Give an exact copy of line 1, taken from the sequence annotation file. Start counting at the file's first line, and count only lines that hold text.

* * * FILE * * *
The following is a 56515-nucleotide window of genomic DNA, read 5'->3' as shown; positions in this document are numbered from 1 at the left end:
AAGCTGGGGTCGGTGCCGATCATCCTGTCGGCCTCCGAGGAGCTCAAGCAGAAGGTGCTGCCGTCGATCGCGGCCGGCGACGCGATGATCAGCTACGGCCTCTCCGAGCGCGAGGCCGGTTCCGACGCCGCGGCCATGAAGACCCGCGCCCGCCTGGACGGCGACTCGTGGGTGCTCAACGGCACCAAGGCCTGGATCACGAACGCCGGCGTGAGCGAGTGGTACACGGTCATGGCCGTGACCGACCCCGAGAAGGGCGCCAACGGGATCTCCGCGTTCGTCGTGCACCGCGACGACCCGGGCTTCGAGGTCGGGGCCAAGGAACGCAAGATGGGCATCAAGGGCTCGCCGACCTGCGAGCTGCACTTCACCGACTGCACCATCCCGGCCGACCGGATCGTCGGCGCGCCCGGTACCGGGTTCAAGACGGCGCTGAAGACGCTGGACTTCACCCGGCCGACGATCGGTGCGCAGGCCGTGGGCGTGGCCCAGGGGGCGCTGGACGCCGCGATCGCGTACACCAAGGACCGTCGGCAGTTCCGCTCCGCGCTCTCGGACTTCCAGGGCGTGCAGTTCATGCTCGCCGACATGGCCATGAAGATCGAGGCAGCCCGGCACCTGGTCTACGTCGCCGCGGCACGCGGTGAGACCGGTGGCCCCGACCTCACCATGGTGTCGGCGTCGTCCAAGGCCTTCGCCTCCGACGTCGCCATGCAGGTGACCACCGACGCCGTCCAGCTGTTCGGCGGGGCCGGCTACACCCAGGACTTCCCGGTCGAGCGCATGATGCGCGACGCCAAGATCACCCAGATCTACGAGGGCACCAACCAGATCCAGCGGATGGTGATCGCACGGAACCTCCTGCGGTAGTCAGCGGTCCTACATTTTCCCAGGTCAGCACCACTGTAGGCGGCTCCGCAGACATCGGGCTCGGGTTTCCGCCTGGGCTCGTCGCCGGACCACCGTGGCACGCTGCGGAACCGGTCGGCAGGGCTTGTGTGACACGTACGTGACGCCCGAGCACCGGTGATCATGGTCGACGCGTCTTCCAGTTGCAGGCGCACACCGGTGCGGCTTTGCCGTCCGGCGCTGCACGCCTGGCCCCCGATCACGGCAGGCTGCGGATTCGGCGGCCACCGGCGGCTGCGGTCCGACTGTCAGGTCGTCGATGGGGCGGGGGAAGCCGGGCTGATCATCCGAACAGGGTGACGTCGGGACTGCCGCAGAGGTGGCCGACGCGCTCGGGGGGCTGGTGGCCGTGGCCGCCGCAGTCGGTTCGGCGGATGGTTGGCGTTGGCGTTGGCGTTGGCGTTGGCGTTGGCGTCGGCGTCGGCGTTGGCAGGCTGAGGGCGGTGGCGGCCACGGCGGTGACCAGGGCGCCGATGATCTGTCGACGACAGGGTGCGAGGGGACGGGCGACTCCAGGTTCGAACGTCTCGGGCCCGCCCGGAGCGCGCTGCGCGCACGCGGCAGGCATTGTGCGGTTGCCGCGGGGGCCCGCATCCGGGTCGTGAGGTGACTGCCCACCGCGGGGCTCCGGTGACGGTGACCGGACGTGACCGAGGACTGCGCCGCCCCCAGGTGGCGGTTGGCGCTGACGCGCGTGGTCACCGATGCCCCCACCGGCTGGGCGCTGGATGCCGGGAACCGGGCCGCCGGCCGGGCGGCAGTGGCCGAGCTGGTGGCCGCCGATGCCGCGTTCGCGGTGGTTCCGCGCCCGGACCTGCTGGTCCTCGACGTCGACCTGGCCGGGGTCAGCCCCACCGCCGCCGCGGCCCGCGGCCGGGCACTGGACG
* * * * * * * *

The following is a 56515-nucleotide window of genomic DNA, read 5'->3' as shown; positions in this document are numbered from 1 at the left end: